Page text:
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Hoffmann, R. A wiki for the life sciences where authorship matters. Nature Genetics (2008)

The activity of purine salvage pathway enzymes in murine and horse models of congenital and acquired dysimmunity.

Previous studies of human congenital immunodeficiency states and in vitro observations of lymphocyte response to mitogens have implicated two purine salvage pathway enzymes, andenosine deaminase (ADA) and nucleoside phosphorylase (NP), as critical in the normal maturation and/or function of the immune system. Based on this information, ADA and NP activities were examined in a variety of congenital and acquired animal models of dysimmunity. The animals studied herein included: congenitally athymic (nude) mice; congenitally asplenic mice; congenitally athymic-asplenic mice; motheaten mice; New Zealand mice; and Arabian foals with severe combined immunodeficiency. No significant differences in the activities of ADA and NP were observed in any of these animals when compared with either normal littermates or animals with intact immune function. Major species differences were apparent when erythrocyte ADA acitivty was compared between mice and horses. In contrast, only minor strain alterations in ADA or NP activity were noted between several inbred groups of mice.[1]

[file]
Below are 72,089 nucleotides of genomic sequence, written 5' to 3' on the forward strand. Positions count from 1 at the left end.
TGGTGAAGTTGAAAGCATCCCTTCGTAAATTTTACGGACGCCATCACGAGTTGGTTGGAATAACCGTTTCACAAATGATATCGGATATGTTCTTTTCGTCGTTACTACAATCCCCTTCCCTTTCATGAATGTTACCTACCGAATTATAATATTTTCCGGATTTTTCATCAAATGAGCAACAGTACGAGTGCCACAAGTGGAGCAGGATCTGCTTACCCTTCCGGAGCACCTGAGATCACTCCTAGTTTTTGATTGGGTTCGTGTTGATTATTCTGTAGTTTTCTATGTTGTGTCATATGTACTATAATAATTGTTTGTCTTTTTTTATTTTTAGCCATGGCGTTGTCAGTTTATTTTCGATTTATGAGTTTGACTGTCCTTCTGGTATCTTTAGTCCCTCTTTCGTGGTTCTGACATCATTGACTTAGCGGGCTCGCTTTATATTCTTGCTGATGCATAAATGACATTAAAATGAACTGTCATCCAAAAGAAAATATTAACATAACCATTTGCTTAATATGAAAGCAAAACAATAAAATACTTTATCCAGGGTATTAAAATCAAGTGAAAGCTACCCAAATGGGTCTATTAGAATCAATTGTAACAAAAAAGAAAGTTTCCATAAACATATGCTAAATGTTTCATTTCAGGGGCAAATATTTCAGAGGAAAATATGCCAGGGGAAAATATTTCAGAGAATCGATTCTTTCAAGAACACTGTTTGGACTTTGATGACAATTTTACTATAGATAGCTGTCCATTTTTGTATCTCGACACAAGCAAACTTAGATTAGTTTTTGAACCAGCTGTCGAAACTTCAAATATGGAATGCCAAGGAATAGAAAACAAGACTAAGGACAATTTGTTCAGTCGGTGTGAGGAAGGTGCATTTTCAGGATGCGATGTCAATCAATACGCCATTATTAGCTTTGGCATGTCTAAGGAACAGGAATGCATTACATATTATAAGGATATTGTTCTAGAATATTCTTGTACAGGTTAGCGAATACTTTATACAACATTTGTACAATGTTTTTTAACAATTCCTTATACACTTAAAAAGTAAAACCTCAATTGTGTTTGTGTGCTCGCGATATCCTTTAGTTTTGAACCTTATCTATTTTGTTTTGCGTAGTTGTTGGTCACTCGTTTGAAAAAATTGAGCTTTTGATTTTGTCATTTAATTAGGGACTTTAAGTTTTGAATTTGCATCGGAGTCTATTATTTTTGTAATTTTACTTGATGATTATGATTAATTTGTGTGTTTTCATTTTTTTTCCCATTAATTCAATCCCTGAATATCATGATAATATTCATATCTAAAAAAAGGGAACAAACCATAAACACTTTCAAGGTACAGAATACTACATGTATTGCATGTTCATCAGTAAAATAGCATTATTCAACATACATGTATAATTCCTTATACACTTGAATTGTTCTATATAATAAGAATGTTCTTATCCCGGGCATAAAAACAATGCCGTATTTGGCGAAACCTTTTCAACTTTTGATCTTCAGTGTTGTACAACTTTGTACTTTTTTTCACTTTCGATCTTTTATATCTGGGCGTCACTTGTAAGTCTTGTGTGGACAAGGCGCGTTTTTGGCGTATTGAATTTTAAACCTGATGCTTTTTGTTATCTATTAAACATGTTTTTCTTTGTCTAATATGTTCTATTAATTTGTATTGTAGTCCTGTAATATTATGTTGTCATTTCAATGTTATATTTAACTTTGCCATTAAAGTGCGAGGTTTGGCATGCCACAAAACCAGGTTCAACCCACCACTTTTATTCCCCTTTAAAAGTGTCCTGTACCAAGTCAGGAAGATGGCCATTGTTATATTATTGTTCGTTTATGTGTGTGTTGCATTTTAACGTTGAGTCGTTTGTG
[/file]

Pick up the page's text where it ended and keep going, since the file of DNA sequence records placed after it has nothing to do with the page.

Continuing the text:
1. The activity of purine salvage pathway enzymes in murine and horse models of congenital and acquired dysimmunity. Castles, J.J., Gershwin, M.E., Saito, W., Ardans, A., Osburn, B. Dev. Comp. Immunol. (1977) [Pubmed]
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